Education in Australia

The Education Index, published with the  UN's  Human Development Index  in 2018, based on data from 2017, listed Australia as 0.929, the second-highest in the world. Previously the index was No. 1 in the world in 2015 and 2007.

Education export is Australia's third-biggest earner (more than AUS$32.2 billion) after iron ore and coal and potentially it's the biggest if the resources boom goes bust. Australia’s international education exports grew by 22% in 2017.

Education-related personal travel is Australia's 3rd largest export after iron ore ($62.8 billion) and coal ($54.3 billion). It is the largest services export (34.3% of total services exports), ahead of other personal travel services ($21.6 billion); and professional and management consulting services ($4.8 billion).

Of the 80,000 international students welcomed each year from all over the world – the third highest intake after the UK and USA – 12,000 come for secondary school education. More and more international students choose coming to study in Australian secondary and even primary schools in addition to universities.

Find more information at Numbers Matter - PISA Results, Education Index and the Significance of Education Export.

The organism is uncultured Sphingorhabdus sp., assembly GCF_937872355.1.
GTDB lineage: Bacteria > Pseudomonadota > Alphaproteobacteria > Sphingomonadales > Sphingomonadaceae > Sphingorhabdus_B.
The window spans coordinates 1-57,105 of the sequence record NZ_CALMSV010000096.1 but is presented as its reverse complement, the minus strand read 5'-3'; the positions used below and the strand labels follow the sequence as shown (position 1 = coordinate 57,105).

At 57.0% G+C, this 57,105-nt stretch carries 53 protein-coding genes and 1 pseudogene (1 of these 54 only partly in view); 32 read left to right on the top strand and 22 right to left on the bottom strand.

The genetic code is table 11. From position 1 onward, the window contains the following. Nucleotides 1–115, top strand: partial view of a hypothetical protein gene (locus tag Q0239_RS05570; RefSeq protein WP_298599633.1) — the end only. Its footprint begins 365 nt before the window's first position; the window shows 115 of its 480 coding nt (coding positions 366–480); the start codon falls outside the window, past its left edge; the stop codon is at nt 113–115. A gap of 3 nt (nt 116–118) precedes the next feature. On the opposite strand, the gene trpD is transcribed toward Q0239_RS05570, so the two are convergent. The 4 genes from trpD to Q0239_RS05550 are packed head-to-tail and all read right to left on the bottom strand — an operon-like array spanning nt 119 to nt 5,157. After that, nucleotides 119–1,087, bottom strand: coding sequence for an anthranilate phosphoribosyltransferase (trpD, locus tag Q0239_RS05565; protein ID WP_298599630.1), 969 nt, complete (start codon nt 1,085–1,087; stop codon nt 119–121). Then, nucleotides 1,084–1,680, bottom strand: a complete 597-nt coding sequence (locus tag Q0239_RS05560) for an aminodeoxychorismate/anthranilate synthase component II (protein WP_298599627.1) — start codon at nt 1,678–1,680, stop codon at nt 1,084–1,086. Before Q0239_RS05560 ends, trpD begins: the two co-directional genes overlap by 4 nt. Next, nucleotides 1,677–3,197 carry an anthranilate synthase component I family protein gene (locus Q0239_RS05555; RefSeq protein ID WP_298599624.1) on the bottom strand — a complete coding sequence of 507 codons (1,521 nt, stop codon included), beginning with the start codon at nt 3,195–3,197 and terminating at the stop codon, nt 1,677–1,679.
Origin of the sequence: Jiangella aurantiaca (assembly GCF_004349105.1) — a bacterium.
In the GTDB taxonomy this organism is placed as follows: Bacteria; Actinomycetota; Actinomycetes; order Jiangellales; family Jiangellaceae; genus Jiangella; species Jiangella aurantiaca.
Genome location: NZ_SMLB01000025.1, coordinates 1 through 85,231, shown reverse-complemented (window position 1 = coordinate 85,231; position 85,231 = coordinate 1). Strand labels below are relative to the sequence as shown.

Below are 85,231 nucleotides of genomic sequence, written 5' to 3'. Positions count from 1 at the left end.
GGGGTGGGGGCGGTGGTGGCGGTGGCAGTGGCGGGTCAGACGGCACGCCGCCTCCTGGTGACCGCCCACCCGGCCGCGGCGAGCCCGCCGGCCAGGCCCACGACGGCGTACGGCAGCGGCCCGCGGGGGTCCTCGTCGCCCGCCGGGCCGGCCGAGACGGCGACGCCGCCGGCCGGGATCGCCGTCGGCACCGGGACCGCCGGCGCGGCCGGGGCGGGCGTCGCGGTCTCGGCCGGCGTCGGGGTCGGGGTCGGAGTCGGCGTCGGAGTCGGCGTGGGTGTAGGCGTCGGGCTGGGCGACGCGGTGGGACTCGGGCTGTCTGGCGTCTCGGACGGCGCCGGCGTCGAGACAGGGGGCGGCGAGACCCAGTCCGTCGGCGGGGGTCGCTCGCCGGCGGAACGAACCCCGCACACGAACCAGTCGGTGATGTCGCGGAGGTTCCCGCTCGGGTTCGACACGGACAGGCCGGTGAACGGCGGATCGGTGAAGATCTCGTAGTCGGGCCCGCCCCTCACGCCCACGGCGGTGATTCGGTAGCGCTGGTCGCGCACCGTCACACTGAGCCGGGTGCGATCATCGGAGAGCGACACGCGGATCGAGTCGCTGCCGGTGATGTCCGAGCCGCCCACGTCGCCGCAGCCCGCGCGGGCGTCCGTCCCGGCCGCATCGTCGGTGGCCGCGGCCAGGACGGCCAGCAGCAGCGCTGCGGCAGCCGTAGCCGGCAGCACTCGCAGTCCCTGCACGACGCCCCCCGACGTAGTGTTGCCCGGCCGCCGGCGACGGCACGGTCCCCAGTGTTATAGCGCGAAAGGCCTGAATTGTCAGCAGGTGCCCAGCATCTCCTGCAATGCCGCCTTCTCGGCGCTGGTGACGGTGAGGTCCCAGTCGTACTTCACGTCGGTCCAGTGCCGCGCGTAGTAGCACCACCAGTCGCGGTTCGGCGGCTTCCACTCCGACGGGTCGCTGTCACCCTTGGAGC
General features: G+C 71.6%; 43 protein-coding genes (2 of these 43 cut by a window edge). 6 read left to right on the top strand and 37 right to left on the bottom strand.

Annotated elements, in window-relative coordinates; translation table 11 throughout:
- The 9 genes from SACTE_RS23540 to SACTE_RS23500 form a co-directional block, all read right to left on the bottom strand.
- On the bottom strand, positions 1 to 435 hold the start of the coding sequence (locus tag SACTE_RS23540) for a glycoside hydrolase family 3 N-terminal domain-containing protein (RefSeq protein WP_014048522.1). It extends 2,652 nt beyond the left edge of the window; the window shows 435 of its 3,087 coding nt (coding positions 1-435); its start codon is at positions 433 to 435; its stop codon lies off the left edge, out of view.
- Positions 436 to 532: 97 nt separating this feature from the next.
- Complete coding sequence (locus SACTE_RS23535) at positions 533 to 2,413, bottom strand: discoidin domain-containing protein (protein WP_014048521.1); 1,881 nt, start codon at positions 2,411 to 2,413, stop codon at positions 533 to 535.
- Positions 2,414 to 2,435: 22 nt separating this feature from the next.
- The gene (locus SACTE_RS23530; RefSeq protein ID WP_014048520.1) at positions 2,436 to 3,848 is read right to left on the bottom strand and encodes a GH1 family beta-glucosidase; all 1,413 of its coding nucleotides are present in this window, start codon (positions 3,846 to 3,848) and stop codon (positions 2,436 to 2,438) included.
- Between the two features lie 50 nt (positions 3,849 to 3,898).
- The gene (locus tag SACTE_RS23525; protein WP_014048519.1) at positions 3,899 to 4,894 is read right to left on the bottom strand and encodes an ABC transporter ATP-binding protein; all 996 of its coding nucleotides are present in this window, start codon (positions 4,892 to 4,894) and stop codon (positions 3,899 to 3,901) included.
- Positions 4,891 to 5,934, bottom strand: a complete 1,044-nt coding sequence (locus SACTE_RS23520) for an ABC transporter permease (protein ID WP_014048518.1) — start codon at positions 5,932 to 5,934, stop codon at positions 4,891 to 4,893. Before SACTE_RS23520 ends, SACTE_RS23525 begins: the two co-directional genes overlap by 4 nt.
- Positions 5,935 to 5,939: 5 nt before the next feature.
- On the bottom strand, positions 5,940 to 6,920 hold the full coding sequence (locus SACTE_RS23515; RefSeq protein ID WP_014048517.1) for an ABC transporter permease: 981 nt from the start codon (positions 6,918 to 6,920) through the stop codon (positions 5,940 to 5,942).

The academic year in Australia generally runs from late January /early February until early / mid-December for primary and secondary schools (with slight variations for TAFE institutes or colleges) and from late February until mid-November for universities.

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Enrolments - Primary to Secondary


Kindergarten (QLD): 3-4 year olds
Pre-school / Kindergarten / Prep (ACT, NT, NSW and SA / TAS, VIC and WA / QLD): 4-5 year olds
Kindergarten / Preparatory / Pre-Primary / Reception / Transition (ACT and NSW / TAS, VIC and QLD / WA / SA / NT): 5-6 year olds
Year 1: 6-7 year olds
Year 2: 7-8 year olds
Year 3: 8-9 year olds
Year 4: 9-10 year olds
Year 5: 10-11 year olds
Year 6: 11-12 year olds
Year 7: 12-13 year olds (QLD, SA, WA)

Cut-off dates for children starting school in Australia

Cut-off dates to be eligible for staring school in Australia vary from state to state. Why? It's simply because that was formed before the national curriculum, the same reason for different names for the staring year shown above. However, in all states, kids are required to be enrolled in a school in the year they turn six. Note this is the requirement for the starting age for first year of school rather than eligibility - Kids are allowed to start school on the first day of first term as long as they turn 5 by the following cut-off dates.

To make it a little bit easier, here we group the cut-off dates:
Start of year - TAS (1/1)
End of April - VIC / ACT (30/4) / SA (1/5)
Mid-year - QLD / WA / NT (30/6)
End of July - NSW (31/7)


Year 7: 12-13 year olds (ACT, NSW, TAS, VIC) (Middle School NT)
Year 8: 13-14 year olds
Year 9: 14-15 year olds
Year 10: 15-16 year olds (High School NT)
Year 11: 16-17 year olds (College ACT)
Year 12: 17-19 year olds


Starting School

Starting Schools by state



School Sectors